QB and I always loved to travel. Our first trip together was to Barcelona, where we stayed in a run down hotel close to Las Ramblas. We spent our days drinking hot chocolate and sightseeing and our evenings drinking wine and eating tapas and paella. Since then, we’ve done long-haul flights, short flights, train journeys, and city breaks. Active holidays and beach holidays. We have done well-planned and organised trips and trips where we’ve made it up as we go along. We’ve even done one package tour. And when we started to think about children, we both looked forward to travelling with them.
We had Vegemite booked on a trip to South Africa before she was even born. We learned that travelling with children was a completely different experience to doing it as a couple, but we still had a great time. We travelled as much as we could with her and Vegemite, being a social butterfly and naturally curious, loved it.
Although we have tried very hard to keep on travelling with Lil Z, our zeal has gradually worn down. The sad fact is that she is a home-body and isn’t happy in strange places or meeting new people. And after one particularly nervous night in a B&B on the Sunshine Coast, watching Lil Z have three seizures and debating amongst ourselves if we should call an ambulance, we haven’t tried a weekend away since.
Instead, we’ve split up when it comes to travel. Even going out briefly, we’ve started going separately, one of us staying home with Lil Z while the other goes out with Vegemite. Occasionally, we’ve left Lil Z with a babysitter while we both go out – for example for Vegemite’s ballet recital.
I suppose you could argue that its not a bad thing. After all, Lil Z is happiest at home and she doesn’t feel sad or left out. And Vegemite loves getting the extra attention. I can’t speak for QB, but I don’t mind staying at home sometimes. In fact, I’ve enjoyed having a bit of time on my own since QB and Vegemite left on their trip – even though I miss them.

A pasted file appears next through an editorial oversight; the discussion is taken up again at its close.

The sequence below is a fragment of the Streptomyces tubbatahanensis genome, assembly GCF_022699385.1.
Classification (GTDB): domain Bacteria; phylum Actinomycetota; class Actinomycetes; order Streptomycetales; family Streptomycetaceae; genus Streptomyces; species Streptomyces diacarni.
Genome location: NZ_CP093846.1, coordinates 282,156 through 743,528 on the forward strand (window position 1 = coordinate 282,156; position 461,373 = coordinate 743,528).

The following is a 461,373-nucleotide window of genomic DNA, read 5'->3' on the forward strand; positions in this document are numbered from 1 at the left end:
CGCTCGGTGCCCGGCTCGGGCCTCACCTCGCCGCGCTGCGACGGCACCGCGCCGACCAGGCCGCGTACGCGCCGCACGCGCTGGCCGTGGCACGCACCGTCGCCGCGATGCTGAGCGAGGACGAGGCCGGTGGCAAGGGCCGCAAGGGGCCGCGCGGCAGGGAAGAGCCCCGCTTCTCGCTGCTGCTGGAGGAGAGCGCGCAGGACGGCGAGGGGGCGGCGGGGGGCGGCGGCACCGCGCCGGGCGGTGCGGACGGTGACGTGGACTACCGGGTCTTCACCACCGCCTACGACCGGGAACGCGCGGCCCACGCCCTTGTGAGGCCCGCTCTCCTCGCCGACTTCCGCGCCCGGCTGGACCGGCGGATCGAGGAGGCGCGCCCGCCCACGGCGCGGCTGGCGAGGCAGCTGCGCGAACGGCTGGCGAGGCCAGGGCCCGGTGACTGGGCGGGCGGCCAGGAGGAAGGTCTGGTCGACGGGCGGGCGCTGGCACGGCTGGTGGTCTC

Despite this, it still makes me sad every time Lil Z is left at home. I don’t want to exclude her. She is a loved part of our family and doesn’t deserve to be left behind. She’s missing out on family experiences, memories and fun.
The problem is that what the rest of the family considers to be fun experiences, aren’t seen in quite the same way by Lil Z. The other problem is that we are still working out what Lil Z thinks is fun. At the moment, there are things that make her content and things that make her unhappy – but not a lot that really makes her “happy”. That makes it difficult to tailor any activities to her.
So, epilepsy has stolen my dream of travelling to new and exciting places with my girls. It is another hope, another aspiration that I have to adjust now that I have a child with epilepsy and other special needs. I have no doubt we will adjust and that we will find somewhere that Lil Z enjoys. And that will be a wonderful, joyous discovery. However, in the meantime, I will enjoy spending one-on-one time with my beautiful daughter and try to come to terms with the fact that for now at least, I won’t be able to share one of the things I love most with Lil Z.
Oh, and if you want to get a better idea of what epilepsy means to families, have a look at Epilepsy Awareness 2013. It was made by Epilepsy Parents Australia – a group that has been a huge support to Lil Z and me.